Of course, the key words here were develop, produce, and deploy. As the report also noted, the purchase of a missile, either complete or as components of a kit, is a different matter. In fact, we identified several alternative scenarios for a country to acquire an ICBM capable of reaching the United States sooner than 2010, without having to develop, produce, and deploy one. These included buying an ICBM, a space launch vehicle (SLV) to convert into an ICBM, or a complete production facility for either. The report judged that the current policies of Russia and China make sales-related scenarios unlikely, given potential political repercussions, the creation of a self- inflicted threat, and China's own military needs. Our report also pointed out that we cannot be certain that this will remain true over the long term. Indeed, the further into the future we project the politico-economic environment, the less certain we would be that the 'value' of the sale would not outweigh these factors in foreign thinking. And, as North Korea develops its Taepo Dong missiles, sales become an increasing concern.
But ICBMs are not the only emerging missile threats to the United States. A number of countries have the technological wherewithal to develop the capability to launch ballistic (or cruise) missiles from a forward-based platform, such as a surface ship. Forward-basing from dedicated vessels or from freighters could pose a threat to the United States in the near term—well before 2010.
Our abilities to warn about the above-mentioned threats and postulated concerns vary. The 1998 report assessed that:
We could provide five years warning before deployment that a potentially hostile country was trying to develop and deploy an ICBM capable of hitting the United Slates, unless that country purchased an ICBM or SLV (including having another country develop the system for them); had an indigenous SLV; or purchased a turnkey production facility. The comments I made earlier about our reporting over the years on North Korean ICBM development efforts underscore that warning ability.
We could not count on providing much warning of either the sale of an ICBM or the sale and conversion of an SLV (conversion could occur in as little as two years). Nevertheless, if a hostile country acquired an SLV, we would warn that the country had an inherent ICBM capability. I note, however, that both the United States and the Soviet Union used systems we did not consider as ICBMs to place their first satellites into orbit. The satellite we orbited weighed only 14 kg.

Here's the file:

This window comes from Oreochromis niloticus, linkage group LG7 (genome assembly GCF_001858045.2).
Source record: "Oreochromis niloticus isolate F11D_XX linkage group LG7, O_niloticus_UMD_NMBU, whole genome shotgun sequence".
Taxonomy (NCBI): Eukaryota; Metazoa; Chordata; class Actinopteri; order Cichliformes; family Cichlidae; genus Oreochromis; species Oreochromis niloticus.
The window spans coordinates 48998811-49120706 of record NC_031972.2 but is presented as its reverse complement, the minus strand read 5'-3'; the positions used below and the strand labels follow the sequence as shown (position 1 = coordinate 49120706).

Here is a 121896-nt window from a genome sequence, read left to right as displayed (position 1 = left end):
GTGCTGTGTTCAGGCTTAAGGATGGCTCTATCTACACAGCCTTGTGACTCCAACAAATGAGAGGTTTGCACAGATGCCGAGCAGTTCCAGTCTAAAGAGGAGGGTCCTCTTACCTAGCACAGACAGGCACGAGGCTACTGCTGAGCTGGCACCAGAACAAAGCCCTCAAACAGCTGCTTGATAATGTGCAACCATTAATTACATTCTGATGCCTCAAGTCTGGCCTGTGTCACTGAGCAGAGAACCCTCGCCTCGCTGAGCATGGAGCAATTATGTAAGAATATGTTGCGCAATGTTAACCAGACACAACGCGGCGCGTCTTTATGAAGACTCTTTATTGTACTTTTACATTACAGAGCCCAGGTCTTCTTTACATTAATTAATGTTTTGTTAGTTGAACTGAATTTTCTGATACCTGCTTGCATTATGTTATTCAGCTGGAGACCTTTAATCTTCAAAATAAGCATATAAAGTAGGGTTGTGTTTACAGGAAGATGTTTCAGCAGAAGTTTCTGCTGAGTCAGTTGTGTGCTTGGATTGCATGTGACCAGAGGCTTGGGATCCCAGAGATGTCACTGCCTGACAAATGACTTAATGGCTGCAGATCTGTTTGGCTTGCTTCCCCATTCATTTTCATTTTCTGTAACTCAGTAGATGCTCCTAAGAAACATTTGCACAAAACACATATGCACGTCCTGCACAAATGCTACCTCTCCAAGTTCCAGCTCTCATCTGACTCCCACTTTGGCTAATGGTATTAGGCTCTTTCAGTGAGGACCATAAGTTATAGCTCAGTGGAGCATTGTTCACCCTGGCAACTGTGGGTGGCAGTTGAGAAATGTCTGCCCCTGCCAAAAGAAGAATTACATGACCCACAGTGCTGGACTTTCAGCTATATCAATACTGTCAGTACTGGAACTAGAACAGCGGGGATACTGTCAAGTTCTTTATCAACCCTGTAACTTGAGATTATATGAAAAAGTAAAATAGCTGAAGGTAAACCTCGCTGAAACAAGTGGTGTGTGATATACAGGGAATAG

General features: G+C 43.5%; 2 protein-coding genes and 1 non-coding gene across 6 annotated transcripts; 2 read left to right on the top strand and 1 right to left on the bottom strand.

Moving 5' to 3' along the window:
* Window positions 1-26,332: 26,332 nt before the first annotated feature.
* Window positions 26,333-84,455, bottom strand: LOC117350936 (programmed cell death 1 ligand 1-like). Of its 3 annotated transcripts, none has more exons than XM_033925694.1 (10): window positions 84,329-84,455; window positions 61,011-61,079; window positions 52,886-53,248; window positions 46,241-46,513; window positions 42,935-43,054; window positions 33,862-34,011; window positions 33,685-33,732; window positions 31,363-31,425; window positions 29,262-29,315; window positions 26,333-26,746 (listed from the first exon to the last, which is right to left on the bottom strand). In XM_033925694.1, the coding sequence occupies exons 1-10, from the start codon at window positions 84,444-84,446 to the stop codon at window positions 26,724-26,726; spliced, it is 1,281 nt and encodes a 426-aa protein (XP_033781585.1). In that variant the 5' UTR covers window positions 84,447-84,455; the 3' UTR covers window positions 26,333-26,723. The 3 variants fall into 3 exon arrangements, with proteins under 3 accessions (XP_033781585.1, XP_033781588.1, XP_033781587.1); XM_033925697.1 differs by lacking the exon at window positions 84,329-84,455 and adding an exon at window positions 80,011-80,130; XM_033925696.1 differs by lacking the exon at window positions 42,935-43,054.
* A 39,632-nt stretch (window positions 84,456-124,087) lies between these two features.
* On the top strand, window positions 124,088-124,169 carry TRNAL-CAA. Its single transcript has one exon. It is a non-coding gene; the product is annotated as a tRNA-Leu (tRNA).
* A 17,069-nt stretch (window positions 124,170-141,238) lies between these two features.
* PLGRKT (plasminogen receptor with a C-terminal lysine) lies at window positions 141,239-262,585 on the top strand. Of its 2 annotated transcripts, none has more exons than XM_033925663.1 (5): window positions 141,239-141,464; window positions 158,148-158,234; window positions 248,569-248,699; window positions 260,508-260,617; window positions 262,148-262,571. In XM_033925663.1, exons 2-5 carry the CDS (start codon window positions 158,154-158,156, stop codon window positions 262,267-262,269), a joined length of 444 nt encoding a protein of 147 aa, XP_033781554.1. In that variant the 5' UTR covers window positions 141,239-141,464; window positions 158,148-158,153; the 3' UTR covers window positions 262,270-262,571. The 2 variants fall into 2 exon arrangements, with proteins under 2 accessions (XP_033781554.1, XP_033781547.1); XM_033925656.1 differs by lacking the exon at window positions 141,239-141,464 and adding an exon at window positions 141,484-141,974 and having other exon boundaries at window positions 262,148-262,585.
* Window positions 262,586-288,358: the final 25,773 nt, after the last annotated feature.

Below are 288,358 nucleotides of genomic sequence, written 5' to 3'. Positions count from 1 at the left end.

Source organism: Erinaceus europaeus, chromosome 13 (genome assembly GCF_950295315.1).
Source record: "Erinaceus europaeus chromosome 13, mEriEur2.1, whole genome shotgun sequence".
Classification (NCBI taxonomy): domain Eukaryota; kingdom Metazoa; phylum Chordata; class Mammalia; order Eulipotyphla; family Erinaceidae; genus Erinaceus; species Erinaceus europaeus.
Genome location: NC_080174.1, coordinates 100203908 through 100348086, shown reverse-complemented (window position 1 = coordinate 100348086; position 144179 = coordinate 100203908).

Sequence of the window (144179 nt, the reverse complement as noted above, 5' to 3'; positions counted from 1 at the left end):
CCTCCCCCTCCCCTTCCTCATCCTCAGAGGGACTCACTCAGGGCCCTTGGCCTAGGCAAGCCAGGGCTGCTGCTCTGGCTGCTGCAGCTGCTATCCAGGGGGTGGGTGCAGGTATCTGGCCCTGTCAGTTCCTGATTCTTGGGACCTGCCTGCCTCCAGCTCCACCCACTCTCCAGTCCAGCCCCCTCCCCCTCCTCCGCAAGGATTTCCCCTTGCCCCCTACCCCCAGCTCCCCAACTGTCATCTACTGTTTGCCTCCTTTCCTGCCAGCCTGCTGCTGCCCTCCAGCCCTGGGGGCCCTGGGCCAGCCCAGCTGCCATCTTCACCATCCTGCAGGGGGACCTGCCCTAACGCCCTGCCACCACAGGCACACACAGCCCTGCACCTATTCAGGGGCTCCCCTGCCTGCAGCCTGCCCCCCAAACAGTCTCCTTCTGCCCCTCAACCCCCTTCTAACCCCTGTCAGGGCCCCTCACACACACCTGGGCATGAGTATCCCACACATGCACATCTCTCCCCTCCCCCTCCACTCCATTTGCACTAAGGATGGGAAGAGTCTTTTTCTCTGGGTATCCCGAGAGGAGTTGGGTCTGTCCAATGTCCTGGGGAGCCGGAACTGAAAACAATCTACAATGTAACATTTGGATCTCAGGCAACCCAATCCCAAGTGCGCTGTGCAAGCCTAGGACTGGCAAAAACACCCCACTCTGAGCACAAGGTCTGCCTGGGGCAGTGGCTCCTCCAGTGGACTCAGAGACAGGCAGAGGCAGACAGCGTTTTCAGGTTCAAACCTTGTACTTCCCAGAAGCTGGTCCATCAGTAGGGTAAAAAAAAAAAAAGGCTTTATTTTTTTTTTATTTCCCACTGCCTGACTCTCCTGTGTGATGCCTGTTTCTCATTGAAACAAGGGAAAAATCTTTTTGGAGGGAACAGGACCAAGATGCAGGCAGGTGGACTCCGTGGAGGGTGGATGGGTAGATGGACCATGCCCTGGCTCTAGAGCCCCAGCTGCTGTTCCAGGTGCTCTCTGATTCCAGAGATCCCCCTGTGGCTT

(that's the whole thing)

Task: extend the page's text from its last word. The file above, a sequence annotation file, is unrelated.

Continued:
These two warning capabilities must be understood in tandem. Unfortunately, the warning related to sales may dominate in the near term. As North Korea proceeds with its Taepo Dong developments, we assess that they will follow their current path and market them; at a minimum, aspiring recipients will try to buy them.
We probably would obtain indications of the construction of a turnkey facility before it was completed, providing several years' warning.
If a country had an SLV, it could probably convert it into an ICBM in a few years, significantly reducing warning time.
Adapting missiles for launch from a commercial ship could be accomplished covertly and probably with little or no warning.
Finally, our report noted that non-missile delivery of weapons of mass destruction—biological, chemical, nuclear and radiological weapons—poses a serious, immediate threat to US interests at home and abroad.
Outside Views of March 1998 Report. The tests of several medium-range missiles since that report was published underscored our theater concerns expressed in March. The three-stage Taepo Dong-1's ability to deliver small payloads to intercontinental ranges underscored our concerns about the possibility of a North Korean ICBM test this year. Since our March report was published, the Rumsfeld Commission and others have also commented upon the threat. There is broad agreement on several points:
The threat is real and growing.
Foreign assistance and proliferation are the fundamental reasons for the growing threat.
Foreign denial and deception and resource constraints are making our job more difficult.
There are plausible scenarios that could result in an increased missile threat to the United States with little or no warning.
Since information is limited, we also have some areas of disagreement. Our projections for North Korea, Iran, and Iraq differ from the 5-year general statement made by the Rumsfeld Commission. We project each country's programs individually, taking into account collaboration and foreign assistance: